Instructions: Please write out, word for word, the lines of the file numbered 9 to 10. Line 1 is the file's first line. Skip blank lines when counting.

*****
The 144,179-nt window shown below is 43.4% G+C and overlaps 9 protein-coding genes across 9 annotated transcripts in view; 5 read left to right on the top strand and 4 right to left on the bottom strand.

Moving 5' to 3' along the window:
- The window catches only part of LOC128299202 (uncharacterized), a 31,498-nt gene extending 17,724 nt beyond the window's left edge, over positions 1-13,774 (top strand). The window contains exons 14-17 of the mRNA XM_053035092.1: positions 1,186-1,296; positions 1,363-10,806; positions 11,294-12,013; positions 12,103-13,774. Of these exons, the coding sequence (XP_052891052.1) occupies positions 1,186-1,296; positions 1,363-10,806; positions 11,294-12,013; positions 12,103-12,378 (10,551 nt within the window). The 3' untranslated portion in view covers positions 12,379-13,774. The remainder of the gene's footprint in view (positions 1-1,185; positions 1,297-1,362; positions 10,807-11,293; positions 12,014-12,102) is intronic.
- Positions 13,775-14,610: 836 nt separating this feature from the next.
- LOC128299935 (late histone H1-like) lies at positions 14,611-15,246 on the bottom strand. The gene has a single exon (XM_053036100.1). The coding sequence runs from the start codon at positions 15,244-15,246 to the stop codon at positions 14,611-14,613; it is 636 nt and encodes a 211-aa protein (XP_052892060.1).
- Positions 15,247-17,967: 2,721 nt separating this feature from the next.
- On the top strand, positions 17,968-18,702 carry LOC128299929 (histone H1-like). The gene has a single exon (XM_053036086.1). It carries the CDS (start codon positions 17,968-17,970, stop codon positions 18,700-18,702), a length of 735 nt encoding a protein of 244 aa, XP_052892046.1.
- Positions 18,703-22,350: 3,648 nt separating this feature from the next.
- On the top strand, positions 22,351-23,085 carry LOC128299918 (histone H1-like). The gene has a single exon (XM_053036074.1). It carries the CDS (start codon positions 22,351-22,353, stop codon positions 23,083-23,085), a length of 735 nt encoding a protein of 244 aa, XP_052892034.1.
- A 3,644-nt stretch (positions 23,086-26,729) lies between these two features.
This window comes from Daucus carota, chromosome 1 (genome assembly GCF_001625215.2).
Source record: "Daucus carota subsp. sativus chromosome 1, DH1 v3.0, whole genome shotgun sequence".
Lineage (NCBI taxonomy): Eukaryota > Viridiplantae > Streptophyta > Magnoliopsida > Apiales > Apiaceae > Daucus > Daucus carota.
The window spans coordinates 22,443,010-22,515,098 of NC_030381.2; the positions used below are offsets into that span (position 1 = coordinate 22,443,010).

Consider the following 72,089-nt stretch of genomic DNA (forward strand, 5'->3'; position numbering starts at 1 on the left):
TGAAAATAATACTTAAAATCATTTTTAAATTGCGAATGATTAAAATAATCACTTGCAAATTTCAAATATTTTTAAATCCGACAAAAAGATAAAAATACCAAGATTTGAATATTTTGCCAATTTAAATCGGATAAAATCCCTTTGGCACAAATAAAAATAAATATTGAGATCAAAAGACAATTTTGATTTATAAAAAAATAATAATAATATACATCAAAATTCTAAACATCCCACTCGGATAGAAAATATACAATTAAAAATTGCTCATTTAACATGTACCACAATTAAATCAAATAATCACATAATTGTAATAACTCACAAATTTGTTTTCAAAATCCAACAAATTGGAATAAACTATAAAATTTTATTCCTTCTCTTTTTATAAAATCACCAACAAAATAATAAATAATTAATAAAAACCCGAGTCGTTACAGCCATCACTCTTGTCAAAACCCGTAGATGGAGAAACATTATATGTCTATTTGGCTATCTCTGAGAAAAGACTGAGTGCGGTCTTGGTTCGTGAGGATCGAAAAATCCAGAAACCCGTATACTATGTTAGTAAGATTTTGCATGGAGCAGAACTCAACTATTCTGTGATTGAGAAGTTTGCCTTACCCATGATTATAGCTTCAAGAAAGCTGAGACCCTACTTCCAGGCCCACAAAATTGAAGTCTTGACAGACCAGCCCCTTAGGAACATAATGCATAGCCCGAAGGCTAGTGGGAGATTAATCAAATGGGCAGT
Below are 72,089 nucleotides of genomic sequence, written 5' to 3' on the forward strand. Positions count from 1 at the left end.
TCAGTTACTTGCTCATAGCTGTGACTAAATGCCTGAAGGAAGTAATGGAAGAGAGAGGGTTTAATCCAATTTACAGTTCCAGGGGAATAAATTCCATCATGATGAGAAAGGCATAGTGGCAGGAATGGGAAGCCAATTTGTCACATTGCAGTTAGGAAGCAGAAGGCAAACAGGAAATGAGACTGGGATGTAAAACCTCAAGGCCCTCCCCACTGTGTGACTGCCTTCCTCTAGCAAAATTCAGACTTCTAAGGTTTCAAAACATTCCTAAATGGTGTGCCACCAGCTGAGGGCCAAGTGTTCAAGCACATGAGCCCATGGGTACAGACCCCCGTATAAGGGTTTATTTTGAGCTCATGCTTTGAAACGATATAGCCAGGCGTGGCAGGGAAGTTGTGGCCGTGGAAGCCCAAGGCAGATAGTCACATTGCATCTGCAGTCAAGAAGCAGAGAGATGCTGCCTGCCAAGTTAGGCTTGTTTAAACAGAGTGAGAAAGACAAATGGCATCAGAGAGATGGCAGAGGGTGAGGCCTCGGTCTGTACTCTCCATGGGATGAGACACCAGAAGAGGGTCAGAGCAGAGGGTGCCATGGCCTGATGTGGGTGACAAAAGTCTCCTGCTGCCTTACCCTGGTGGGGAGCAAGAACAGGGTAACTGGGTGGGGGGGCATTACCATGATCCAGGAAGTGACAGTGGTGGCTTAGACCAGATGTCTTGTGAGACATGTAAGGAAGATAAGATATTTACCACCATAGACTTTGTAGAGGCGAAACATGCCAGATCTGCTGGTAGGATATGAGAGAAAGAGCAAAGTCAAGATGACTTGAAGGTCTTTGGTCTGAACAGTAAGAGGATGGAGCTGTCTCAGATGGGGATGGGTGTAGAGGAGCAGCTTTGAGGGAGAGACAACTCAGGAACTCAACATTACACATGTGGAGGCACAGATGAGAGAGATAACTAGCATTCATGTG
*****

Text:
- On the top strand, positions 22,351-23,085 carry LOC128299918 (histone H1-like). The gene has a single exon (XM_053036074.1). It carries the CDS (start codon positions 22,351-22,353, stop codon positions 23,083-23,085), a length of 735 nt encoding a protein of 244 aa, XP_052892034.1.
- A 3,644-nt stretch (positions 23,086-26,729) lies between these two features.